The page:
Pancreatoblastoma is a rare, malignant pancreatic epithelial neoplasm with a heterogeneous appearance, reflecting multiple types of cellular differentiation. Its occurrence has a bimodal distribution, with tumors presenting in both children (mean age, 2.4 years) and adults (mean age, 40 years), although its incidence (or perhaps simply its diagnosis) is more common in the young. Pancreatoblastoma may occur sporadically or in association with genetic syndromes, such as Beckwith-Wiedemann syndrome or familial adenomatous polyposis syndrome.
Patients typically present with nonspecific symptoms, such as abdominal pain, diarrhea, weight loss, and vomiting. The tumor can produce α-fetoprotein, and serum α-fetoprotein may be used to follow the clinical response to therapy in patients whose tumors produce it.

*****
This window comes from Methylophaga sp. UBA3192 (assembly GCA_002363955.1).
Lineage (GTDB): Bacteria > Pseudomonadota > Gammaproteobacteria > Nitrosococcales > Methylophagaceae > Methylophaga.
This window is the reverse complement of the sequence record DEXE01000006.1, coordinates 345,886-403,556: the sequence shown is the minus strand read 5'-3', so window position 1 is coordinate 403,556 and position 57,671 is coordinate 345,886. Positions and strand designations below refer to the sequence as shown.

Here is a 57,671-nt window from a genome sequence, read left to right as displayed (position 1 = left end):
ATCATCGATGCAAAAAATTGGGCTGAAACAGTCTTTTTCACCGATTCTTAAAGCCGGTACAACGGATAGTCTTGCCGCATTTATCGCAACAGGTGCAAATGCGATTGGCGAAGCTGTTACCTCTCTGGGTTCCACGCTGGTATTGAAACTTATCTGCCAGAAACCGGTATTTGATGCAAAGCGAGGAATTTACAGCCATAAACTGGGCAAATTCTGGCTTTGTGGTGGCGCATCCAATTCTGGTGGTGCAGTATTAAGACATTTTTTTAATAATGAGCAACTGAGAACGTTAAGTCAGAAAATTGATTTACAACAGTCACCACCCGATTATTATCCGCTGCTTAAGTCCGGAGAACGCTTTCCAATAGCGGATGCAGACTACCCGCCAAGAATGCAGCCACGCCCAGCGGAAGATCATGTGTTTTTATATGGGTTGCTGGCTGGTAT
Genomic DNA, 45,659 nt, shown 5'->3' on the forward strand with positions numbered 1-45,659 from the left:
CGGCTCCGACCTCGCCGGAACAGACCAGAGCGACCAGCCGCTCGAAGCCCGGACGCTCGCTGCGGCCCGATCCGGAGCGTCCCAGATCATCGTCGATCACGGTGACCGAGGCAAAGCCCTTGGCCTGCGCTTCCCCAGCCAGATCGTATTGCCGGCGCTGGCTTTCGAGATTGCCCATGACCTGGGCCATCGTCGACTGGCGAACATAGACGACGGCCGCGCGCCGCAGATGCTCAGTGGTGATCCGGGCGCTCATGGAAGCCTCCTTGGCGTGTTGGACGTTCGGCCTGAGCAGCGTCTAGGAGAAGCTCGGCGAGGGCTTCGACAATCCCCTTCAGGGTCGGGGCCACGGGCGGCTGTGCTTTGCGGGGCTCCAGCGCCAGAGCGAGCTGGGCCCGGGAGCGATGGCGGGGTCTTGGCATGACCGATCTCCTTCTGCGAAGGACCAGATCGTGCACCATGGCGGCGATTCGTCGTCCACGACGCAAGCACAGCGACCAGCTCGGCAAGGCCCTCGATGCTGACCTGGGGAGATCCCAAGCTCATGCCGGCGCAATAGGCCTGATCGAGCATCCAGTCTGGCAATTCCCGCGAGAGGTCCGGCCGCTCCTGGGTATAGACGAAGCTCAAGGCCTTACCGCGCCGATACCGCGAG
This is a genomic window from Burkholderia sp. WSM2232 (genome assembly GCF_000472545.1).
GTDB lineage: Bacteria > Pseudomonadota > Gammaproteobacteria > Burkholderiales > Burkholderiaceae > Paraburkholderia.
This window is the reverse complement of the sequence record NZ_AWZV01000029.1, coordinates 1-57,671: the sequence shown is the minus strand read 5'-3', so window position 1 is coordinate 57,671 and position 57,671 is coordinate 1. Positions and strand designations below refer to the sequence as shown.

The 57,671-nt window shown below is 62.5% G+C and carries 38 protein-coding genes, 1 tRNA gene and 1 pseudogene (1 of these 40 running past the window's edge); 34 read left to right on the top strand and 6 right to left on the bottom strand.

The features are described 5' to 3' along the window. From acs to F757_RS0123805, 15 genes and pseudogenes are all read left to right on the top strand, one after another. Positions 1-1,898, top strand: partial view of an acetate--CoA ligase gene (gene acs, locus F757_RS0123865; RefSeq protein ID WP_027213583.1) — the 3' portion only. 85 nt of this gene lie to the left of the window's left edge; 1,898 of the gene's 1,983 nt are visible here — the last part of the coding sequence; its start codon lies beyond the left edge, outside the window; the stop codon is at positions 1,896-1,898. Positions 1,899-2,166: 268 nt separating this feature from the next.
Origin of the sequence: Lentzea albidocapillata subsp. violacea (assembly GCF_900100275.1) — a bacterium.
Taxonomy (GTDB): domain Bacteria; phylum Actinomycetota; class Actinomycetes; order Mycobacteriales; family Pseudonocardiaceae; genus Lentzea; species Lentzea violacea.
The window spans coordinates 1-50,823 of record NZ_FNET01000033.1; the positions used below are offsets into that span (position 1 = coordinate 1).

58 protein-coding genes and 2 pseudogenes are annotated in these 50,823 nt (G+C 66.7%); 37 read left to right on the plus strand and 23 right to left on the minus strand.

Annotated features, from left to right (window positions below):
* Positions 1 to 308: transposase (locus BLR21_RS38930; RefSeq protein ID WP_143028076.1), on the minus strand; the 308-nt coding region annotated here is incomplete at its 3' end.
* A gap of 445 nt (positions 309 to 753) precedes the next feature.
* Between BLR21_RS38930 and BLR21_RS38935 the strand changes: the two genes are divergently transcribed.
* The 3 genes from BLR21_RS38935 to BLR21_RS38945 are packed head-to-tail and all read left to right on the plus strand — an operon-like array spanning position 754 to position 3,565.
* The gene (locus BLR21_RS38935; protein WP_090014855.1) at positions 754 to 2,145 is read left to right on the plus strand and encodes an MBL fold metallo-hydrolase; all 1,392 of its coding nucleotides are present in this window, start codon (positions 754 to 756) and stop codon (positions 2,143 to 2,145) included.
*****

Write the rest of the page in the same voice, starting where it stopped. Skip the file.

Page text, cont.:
The radiologic differential diagnosis for these tumors is broad and includes a number of benign and malignant processes, such as mucinous cystic neoplasm, serous microcystic adenoma, ductal adenocarcinoma, pancreatic endocrine neoplasm, acinar cell carcinoma, solid pseudopapillary tumor, and autoimmune pancreatitis. On imaging studies, pancreatoblastomas tend to appear circumscribed and heterogeneous with a mix of solid and cystic areas. Fibrous septa separating collections of tumor cells can be detected on both magnetic resonance imaging and computed tomography scans and are often calcified.1–5
Grossly, the tumors are often large, well-circumscribed, and partially encapsulated, occurring with equal frequency in the head and tail of the pancreas. Tumors occurring in adults tend to be particularly large, ranging up to 20 cm.6 The cut surfaces are gray or tan with a soft consistency, and focal necrosis may be found. A cystic variant can be found in patients with Beckwith-Wiedemann syndrome.